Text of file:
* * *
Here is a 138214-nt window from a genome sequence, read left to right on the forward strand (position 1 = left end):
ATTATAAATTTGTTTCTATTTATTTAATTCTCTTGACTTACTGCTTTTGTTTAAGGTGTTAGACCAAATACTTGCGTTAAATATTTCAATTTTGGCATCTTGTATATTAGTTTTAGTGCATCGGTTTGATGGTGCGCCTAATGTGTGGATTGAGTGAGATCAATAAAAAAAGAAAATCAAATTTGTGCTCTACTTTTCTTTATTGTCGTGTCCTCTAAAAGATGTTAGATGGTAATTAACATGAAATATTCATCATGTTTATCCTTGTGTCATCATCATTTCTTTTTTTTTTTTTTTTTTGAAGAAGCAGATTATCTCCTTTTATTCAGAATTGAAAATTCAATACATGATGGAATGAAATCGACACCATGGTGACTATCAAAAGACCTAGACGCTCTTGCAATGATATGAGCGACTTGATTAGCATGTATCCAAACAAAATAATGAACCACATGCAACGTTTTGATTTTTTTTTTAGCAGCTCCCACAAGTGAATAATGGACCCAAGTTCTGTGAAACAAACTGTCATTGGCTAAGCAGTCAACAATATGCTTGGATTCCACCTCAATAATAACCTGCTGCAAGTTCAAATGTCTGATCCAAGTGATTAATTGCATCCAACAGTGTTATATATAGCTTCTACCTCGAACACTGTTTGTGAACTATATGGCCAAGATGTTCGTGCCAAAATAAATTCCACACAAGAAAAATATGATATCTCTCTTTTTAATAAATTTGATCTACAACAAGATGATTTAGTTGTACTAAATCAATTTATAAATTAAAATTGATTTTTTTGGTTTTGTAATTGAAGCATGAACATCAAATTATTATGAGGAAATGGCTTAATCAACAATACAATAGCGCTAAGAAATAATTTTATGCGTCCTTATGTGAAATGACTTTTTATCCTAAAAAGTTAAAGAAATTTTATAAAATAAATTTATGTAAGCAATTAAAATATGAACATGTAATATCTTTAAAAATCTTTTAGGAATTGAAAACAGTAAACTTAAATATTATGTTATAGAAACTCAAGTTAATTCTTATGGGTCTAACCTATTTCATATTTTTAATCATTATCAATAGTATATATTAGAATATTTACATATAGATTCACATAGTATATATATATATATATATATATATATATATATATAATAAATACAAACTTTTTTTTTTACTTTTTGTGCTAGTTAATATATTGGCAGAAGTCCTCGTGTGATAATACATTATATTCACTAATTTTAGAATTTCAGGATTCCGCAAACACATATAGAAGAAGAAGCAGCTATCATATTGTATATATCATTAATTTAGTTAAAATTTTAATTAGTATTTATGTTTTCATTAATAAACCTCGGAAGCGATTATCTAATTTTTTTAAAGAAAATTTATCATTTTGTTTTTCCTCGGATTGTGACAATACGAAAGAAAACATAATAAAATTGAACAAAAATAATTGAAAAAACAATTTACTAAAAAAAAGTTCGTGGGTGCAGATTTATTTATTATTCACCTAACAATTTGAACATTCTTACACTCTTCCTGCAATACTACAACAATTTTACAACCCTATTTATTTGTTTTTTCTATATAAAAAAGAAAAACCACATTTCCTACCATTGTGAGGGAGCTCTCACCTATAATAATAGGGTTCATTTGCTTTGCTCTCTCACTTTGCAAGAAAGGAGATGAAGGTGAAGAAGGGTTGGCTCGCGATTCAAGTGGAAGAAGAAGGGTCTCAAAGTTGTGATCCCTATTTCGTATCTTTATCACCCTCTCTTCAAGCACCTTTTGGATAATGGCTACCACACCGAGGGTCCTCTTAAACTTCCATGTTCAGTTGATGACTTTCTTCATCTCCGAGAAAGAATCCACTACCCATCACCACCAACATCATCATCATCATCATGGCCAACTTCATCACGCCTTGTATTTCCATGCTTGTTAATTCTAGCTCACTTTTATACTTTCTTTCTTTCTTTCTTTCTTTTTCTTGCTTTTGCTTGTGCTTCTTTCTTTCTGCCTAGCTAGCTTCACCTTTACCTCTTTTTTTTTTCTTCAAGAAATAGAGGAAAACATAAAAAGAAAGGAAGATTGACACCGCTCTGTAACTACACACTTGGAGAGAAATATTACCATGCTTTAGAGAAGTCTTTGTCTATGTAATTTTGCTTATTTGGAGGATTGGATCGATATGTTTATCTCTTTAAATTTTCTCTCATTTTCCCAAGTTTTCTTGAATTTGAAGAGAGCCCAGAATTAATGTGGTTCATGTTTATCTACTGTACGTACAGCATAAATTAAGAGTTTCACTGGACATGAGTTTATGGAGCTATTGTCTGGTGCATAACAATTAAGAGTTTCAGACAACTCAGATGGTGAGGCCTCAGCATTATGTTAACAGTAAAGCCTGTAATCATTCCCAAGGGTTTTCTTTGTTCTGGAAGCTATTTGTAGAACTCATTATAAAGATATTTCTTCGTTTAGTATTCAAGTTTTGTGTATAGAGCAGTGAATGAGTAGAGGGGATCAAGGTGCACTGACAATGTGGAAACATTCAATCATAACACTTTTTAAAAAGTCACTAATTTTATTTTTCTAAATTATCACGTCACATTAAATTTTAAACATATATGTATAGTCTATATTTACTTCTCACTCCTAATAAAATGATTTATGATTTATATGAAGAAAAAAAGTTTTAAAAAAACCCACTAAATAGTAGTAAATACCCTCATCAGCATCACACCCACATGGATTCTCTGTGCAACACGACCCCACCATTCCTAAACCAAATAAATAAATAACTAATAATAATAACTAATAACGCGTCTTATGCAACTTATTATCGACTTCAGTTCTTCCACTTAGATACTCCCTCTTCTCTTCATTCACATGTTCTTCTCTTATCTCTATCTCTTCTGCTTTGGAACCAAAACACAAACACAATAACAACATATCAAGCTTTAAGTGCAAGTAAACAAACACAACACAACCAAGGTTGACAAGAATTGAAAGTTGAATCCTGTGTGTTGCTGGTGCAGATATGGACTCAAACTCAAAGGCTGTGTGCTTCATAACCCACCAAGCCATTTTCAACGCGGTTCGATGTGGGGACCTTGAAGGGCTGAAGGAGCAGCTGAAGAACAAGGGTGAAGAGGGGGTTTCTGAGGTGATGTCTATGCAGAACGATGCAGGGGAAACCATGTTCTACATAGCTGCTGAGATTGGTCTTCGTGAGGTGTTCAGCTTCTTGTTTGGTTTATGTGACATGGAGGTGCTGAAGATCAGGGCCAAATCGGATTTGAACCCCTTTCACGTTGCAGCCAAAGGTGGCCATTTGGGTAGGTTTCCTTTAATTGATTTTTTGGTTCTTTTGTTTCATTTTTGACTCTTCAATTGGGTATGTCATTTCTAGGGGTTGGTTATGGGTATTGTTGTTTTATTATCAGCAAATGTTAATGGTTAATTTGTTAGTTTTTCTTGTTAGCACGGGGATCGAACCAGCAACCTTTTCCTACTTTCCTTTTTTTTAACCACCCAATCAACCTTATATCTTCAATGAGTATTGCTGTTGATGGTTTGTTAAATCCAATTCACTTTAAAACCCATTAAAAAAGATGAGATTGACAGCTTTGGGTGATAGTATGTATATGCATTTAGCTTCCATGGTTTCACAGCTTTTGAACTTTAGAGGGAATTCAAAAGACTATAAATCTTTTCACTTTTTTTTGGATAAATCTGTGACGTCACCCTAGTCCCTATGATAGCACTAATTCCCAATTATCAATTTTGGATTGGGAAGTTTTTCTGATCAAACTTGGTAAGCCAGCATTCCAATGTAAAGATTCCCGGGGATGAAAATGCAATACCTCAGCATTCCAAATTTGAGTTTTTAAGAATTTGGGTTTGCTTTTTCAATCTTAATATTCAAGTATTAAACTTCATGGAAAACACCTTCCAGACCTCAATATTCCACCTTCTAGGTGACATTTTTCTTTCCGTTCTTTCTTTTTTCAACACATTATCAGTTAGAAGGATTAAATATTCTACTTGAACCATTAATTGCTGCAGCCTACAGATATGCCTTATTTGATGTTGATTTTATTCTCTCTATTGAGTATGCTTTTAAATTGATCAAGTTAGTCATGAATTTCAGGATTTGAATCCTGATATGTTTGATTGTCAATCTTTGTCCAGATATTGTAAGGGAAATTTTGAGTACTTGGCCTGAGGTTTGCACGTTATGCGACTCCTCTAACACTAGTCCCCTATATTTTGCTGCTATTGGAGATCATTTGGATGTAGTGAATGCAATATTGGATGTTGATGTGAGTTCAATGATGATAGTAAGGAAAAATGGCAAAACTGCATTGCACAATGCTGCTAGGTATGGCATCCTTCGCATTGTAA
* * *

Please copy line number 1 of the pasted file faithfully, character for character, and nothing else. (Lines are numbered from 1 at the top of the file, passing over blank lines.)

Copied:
Here is a 138214-nt window from a genome sequence, read left to right on the forward strand (position 1 = left end):